Summary: Getting Grit By Caroline Adams Miller
Summary: Getting Grit By Caroline Adams Miller

Summary: Getting Grit By Caroline Adams Miller

Building Passion to Fuel Purpose

The more you examine lives of authentic grit, the more you see that passion is part and parcel of understanding a person’s purpose. Take Wayne Pacelle, a lobbyist in Washington, DC, whose passion has always been for animals. This passion led him to his purpose: to prevent humans from abusing animals. A Yale University graduate, he adopted a vegan lifestyle thirty years ago as a young man and has worked tirelessly to help the plight of animals wherever they are exploited. He played an important role in negotiating with SeaWorld to phase out the breeding of killer whales for shows, in getting stores like PetSmart and Petco to stop selling puppies from puppy mills, in stopping Ringling Bros. and Barnum & Bailey Circus from continuing their elephant acts, and in halting the use of chimpanzees in medical tests at the National Institutes of Health.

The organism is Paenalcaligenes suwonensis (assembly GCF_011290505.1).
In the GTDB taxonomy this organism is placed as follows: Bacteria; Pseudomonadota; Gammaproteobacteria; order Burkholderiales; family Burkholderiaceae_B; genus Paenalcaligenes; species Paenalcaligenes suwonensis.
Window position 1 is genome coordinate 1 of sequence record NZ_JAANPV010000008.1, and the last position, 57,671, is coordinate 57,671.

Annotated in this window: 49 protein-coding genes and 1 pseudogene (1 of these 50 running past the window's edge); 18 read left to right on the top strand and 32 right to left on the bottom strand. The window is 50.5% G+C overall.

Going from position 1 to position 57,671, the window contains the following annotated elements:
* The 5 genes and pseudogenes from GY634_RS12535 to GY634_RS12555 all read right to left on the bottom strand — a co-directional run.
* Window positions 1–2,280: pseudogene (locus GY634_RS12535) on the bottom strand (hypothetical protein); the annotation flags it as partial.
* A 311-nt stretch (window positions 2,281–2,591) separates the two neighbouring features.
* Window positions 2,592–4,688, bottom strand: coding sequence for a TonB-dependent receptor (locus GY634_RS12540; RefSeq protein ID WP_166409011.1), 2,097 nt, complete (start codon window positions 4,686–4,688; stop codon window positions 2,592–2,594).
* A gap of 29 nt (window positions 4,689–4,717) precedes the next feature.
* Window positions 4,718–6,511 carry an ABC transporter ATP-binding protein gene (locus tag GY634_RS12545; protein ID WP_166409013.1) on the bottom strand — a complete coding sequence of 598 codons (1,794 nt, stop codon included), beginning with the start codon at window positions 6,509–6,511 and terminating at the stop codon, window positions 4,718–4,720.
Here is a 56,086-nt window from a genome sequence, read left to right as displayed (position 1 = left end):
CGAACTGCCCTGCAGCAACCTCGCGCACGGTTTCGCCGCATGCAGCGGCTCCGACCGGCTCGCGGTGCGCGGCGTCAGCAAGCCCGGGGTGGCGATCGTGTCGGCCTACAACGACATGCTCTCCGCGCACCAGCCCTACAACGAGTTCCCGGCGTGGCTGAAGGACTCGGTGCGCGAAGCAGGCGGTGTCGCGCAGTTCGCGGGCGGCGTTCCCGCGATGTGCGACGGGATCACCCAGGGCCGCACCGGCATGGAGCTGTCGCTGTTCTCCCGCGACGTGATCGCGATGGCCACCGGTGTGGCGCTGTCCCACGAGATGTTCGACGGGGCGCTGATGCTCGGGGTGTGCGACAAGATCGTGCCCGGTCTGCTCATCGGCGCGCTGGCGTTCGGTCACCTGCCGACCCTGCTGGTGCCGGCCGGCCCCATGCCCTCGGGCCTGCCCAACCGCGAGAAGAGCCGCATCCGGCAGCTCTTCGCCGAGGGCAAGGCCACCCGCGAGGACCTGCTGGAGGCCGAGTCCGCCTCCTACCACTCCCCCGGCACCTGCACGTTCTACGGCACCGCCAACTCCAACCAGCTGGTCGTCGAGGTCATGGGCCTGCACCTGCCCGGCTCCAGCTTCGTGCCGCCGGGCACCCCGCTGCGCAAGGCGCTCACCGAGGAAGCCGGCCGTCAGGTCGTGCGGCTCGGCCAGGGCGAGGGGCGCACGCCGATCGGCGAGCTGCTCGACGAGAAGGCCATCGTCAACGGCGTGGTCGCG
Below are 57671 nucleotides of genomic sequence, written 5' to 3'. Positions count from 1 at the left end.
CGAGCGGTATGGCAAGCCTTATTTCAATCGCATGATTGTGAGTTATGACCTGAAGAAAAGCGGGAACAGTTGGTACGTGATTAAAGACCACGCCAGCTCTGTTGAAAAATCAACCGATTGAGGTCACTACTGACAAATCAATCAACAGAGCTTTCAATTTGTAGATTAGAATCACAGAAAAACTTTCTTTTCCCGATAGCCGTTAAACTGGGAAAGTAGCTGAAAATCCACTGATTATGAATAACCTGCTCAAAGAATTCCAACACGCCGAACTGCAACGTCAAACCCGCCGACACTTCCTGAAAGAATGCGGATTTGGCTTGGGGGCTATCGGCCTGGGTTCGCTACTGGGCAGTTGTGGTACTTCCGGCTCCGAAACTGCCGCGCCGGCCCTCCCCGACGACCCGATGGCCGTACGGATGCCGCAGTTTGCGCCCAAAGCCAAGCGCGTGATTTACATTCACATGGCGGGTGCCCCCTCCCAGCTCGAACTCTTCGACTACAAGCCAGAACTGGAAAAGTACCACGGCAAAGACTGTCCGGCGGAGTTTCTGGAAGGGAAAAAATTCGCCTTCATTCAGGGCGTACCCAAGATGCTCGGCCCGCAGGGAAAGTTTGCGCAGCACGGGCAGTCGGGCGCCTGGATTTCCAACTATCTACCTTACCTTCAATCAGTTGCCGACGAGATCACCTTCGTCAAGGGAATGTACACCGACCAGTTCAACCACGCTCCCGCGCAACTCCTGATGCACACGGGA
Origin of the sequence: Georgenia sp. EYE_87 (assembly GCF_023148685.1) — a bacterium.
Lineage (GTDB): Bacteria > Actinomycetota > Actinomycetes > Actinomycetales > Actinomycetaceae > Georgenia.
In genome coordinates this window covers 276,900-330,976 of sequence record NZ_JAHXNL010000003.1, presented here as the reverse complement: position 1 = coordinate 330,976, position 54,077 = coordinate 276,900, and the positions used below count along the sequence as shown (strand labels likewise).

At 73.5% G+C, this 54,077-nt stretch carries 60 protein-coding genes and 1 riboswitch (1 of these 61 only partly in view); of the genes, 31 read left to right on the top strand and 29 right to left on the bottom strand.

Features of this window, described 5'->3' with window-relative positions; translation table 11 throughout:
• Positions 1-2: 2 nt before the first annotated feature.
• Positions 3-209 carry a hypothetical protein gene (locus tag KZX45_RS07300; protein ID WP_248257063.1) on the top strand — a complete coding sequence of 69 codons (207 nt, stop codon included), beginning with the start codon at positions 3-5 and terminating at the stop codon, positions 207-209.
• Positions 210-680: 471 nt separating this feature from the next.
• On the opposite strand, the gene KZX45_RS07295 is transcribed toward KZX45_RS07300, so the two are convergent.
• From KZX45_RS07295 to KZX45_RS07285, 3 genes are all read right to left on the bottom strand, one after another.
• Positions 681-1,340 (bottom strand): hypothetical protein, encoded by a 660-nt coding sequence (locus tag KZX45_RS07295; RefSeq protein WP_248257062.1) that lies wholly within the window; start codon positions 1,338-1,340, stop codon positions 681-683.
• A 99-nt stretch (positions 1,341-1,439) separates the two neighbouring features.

Without authentic grit, though, and an unwillingness to give up on some of his biggest goals, Pacelle wouldn’t have achieved one of his biggest coups. After years of not making headway in reaching anyone at McDonald’s, which buys one in every seven pigs in the United States, Pacelle got a call one day from the billionaire Carl Icahn, asking what he could do to be helpful. Pacelle described the inhumane treatment of pigs at commercial breeding farms, where they are confined for years in crates so small they can’t walk or turn around, becoming so agitated that they chew the bars until their teeth crack and bang their snouts and foreheads to a bloody pulp. Icahn swung into action and “effortlessly” reached the CEO of McDonald’s and other companies, opening the door for Pacelle to come in and make his case. McDonald’s ultimately agreed to give up buying pigs from farms that used crates, which caused sixty other food suppliers like Burger King, Wendy’s, and Carl’s Jr. to do the same. That laid the groundwork for Walmart, the world’s largest food seller, to adopt new guidelines for its suppliers, directing them to adopt humane policies, too.